In my devotional reading this morning, it was about the transformation of Saul. Not the king in the Old Testament but the persecutor of the New Testament. We all know that Saul was a pretty bad dude. His job was to pretty much go around and find people who were followers of “the way” or called themselves Christians.  Saul would track them down, throw them in prison or have them tortured. But, as he was on his way to find more Christians to torture, he had an encounter with God. During his encounter, he was struck with blindness and was sent to eventually meet up with a man named Ananias. A little after Saul’s experience, Ananias had an encounter with God where God told him to go to a specific house where he was to meet Saul. God told him that he needed to go and restore Saul’s sight.

Ananias knew the risk. He knows Saul. Saul’s reputation and the things he has done to other Christians are well known to people like Ananias. Mentally he has calculated the risk of running into Saul on the street. He has probably thought about what he would do if he saw Saul approach him.  He has probably rehearsed what he would say if the encounter would ever happen. Maybe he even walked through some scenarios with his family and what they should do if an encounter with Saul ever happened. But now God tells Ananias that he needs to go. Ananias told God about Saul… yup, Ananias told God about how bad Saul was. God’s response? “GO! This man is my chosen instrument to carry my name before the Gentiles and their kings and before the people of Israel. I will show him how much he must suffer for my name.” (Acts 9:15-16)

Ananias had a decision to make. He could play it safe and not go to meet Saul. I mean, who could blame him? Put yourself in his shoes (or sandals). Would you go before someone who had the legal power to put you in jail or persecute you just for what you believe? Nope! You’d be weighing out your options and trying to figure out how you could get out of such a task. But there’s something bigger here. There’s something that Ananias did that literally changed the course of Christianity. He was obedient. He did what he was told and submitted to what God said. He was obedient.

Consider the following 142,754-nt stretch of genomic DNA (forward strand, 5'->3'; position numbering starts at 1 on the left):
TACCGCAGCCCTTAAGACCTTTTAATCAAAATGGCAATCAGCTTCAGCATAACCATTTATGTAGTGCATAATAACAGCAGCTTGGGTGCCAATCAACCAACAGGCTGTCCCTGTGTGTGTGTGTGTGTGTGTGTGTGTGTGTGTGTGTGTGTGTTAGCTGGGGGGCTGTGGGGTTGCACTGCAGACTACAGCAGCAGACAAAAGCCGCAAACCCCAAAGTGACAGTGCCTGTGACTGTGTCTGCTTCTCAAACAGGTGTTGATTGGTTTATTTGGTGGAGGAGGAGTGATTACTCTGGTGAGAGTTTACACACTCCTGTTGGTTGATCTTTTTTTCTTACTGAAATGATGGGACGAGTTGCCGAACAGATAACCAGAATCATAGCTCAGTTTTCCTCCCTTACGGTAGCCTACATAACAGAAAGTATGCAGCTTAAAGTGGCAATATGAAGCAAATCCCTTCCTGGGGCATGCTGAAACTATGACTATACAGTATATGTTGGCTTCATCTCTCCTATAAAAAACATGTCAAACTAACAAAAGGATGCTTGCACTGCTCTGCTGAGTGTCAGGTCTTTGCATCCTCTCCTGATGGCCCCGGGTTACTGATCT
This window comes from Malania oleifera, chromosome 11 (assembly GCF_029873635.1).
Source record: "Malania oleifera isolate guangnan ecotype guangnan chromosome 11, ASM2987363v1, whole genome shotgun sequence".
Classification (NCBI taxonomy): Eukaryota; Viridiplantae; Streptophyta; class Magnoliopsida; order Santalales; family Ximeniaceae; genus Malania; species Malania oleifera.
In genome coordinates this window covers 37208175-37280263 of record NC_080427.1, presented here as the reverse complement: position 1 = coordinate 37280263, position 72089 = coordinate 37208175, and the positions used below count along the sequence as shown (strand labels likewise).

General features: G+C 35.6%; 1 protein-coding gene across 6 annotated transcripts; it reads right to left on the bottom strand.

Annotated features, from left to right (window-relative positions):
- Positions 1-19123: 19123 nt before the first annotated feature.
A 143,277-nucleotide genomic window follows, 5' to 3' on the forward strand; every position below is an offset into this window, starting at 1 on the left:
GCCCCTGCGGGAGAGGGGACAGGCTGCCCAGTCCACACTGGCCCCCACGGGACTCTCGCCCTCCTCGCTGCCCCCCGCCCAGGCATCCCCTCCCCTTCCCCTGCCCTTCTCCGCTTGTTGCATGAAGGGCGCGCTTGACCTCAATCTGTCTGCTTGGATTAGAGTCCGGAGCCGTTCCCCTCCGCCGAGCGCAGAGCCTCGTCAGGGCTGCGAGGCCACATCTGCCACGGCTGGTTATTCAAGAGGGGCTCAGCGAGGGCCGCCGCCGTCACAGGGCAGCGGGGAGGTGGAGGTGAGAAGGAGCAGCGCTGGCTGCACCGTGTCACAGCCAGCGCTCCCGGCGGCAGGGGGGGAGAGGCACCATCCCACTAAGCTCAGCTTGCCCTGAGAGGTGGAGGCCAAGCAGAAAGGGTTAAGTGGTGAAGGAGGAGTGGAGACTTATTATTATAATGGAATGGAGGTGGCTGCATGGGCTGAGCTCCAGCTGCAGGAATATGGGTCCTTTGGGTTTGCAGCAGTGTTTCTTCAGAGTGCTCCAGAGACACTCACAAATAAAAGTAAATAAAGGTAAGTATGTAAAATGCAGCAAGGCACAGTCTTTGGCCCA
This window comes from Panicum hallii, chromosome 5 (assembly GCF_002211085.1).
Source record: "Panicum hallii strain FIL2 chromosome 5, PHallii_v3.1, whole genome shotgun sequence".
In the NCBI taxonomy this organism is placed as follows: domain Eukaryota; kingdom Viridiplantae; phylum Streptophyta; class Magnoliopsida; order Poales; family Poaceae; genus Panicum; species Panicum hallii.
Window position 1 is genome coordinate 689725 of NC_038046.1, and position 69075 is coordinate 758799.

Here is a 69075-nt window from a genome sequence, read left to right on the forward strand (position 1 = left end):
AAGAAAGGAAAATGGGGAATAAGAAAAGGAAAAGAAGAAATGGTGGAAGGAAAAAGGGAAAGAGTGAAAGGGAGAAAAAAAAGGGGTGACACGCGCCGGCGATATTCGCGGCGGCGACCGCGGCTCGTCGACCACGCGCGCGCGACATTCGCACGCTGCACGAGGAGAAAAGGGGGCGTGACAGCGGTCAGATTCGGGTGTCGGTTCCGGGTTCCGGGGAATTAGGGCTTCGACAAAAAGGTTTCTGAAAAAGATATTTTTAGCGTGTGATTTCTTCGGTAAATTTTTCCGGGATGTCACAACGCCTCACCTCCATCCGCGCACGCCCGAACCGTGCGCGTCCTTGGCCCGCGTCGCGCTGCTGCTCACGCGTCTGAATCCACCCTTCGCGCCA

I have 2 boys. From the time they could understand sentences and knew right from wrong I have emphasized a saying to help them stay out of trouble. I say to them, “There is one sure way to stay out of trouble and never get a spanking. All you have to do is Listen and Obey.” Honestly, as an adult, you know that you could have avoided many lectures, groundings, spankings or other forms of punishment if you would have just listened and obeyed the person(s) over or above you, right? If you boil it all down, listening and obeying would have saved so much time and hard-learned lessons.

Apparently Ananias knew this. He knew that he should obey what God was telling him. To be honest, I am so thankful that Ananias had the courage to face his fears and be obedient to what God was asking him to do. But, as I was thinking about this story and as God allowed me to see the importance of being obedient, I realized something about the life of pastors. Obedience to what God is asking us to do costs us something. Being obedient always costs us something.

In the last several months, I have listened to God’s desire for what He wants my family and I to do. We have said yes to Him and have subsequently: quit a position in ministry I enjoyed, sold our beautiful home, packed up our belongings, said goodbye to a great church and friends, moved away from our parents and our kids’ grandparents and extended family, left what was comfortable, faced some people who thought (and probably still think) we’re crazy, we moved most of our things into a storage unit and instead of buying a house like most normal people would do, we bought a camper and are now living in it.

Obedience cost us. It cost us a comfortable life. (Yeah, that sounds dumb to say that…) But, comfortable is where most of us like to “live”. If we’re uncomfortable, we do what we can to change it. If we’re cold, we turn up the heat or put on another layer of clothes. If we’re hot, we turn down the A/C. We like comfortable. When God asks us to do something different and out of our comfort zones, most of us quickly write that off because “There’s no way! God doesn’t want me to do that!” or “Are you sure, God? Do you know what they will think of me???”